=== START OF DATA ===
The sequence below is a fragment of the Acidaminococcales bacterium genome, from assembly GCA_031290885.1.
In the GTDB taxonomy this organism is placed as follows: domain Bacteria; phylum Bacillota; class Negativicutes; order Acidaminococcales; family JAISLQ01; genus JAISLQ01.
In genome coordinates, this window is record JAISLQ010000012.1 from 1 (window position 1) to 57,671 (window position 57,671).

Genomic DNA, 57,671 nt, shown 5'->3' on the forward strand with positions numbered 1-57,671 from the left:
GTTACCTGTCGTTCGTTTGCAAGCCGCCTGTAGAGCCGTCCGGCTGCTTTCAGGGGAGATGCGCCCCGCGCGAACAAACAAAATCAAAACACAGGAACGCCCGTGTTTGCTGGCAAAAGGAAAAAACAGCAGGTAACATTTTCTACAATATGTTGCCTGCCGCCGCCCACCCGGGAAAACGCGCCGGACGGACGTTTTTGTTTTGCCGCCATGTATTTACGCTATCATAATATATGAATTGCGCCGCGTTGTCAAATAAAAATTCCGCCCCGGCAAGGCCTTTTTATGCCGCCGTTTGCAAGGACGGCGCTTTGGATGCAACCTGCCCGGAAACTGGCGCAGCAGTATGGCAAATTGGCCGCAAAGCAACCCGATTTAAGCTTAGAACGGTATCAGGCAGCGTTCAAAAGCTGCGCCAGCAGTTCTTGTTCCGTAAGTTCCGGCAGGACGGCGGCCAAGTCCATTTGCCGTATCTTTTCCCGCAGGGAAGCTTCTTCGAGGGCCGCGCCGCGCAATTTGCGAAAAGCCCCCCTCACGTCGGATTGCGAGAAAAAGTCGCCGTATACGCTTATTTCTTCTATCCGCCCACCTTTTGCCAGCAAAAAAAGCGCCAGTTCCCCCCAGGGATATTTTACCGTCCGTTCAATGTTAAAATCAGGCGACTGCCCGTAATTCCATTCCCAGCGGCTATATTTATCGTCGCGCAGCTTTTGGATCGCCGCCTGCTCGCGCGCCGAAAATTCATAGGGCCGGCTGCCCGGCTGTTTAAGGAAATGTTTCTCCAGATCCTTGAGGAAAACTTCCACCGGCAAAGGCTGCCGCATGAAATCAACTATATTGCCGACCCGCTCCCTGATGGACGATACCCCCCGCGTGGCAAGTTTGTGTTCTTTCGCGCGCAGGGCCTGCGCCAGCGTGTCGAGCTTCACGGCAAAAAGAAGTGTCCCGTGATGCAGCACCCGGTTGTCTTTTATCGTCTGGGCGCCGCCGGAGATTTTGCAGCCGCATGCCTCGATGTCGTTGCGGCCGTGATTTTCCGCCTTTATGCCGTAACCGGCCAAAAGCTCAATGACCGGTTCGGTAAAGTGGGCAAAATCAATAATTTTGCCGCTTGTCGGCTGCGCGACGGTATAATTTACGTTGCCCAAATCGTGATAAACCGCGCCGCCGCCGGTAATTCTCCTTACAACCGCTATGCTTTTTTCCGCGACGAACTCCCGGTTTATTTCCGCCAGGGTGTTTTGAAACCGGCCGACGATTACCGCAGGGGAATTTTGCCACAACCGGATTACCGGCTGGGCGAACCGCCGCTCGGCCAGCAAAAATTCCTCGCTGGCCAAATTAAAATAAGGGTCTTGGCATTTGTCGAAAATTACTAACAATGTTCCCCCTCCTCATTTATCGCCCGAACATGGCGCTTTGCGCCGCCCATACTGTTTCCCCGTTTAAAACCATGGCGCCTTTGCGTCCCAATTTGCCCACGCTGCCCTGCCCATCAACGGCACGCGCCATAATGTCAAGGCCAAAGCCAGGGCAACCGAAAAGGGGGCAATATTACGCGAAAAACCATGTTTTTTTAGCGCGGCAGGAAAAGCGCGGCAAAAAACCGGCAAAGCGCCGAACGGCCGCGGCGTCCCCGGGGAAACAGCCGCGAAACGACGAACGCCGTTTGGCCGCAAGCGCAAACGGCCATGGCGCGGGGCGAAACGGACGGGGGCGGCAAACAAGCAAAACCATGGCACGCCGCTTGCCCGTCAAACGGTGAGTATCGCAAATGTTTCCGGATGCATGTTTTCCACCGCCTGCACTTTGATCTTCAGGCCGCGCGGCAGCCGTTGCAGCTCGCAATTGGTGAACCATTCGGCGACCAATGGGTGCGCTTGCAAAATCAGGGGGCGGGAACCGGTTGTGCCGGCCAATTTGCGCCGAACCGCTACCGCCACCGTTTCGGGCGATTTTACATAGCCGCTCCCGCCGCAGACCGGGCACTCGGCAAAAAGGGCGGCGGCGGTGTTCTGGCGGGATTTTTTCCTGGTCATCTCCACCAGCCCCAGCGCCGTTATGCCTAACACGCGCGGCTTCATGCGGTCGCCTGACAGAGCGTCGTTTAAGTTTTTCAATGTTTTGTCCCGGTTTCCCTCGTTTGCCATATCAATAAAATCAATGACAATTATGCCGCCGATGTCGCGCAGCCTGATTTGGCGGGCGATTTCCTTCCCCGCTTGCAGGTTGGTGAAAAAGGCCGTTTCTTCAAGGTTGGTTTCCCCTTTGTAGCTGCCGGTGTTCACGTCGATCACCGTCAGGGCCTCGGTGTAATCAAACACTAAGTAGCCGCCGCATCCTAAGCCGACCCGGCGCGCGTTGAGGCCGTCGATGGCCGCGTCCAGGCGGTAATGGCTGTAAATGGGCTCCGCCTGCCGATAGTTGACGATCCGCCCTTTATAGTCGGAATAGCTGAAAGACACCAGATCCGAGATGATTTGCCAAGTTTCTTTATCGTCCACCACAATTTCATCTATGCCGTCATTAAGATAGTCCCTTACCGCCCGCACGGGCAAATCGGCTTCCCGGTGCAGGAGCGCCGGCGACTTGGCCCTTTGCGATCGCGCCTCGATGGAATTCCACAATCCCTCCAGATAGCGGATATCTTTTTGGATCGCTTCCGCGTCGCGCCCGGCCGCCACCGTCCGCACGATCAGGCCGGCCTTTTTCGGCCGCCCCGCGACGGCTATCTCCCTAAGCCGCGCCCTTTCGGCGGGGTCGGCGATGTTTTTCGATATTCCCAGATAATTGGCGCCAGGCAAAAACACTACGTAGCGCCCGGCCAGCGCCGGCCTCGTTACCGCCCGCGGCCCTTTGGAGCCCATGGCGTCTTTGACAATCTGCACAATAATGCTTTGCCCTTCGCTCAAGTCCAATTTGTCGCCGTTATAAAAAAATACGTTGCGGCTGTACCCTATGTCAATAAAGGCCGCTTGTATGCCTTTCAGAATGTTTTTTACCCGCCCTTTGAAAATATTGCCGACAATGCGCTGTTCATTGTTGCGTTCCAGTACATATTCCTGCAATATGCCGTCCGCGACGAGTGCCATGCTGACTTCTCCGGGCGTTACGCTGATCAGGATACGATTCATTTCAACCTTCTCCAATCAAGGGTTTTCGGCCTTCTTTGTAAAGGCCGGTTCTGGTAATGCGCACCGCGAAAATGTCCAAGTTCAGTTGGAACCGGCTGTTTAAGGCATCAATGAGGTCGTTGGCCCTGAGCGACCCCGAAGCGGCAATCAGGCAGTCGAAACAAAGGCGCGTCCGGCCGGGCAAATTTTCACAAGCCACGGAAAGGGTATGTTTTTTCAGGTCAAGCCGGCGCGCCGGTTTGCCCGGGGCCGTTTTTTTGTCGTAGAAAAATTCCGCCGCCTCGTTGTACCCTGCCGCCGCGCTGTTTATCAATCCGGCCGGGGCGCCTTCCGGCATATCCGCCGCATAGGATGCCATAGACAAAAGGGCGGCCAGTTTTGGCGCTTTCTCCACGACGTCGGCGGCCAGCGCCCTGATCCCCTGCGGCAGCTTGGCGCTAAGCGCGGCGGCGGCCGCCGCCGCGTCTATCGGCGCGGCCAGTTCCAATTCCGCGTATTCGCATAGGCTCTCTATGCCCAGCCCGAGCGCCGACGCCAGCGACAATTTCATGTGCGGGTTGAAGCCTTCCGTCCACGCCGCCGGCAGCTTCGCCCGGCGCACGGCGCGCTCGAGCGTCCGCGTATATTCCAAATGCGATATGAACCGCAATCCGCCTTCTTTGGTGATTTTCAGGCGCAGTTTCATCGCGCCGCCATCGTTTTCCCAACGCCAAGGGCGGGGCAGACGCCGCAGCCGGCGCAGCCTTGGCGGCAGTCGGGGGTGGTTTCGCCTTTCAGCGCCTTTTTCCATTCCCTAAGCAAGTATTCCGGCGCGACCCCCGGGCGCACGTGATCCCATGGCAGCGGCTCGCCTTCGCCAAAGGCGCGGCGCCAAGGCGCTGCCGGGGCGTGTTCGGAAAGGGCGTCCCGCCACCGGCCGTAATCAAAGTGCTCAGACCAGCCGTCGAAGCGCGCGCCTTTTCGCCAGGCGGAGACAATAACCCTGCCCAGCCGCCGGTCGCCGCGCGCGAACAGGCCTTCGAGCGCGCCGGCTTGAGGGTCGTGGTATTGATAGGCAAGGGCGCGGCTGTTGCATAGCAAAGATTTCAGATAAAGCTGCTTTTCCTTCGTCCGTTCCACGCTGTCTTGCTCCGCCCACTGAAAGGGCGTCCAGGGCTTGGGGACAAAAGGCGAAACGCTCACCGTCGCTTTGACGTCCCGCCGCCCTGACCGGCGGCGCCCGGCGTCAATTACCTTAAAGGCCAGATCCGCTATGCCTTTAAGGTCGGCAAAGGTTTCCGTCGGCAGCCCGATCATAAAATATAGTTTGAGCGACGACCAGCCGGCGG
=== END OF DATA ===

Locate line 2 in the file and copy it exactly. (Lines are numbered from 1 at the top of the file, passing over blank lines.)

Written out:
In the GTDB taxonomy this organism is placed as follows: domain Bacteria; phylum Bacillota; class Negativicutes; order Acidaminococcales; family JAISLQ01; genus JAISLQ01.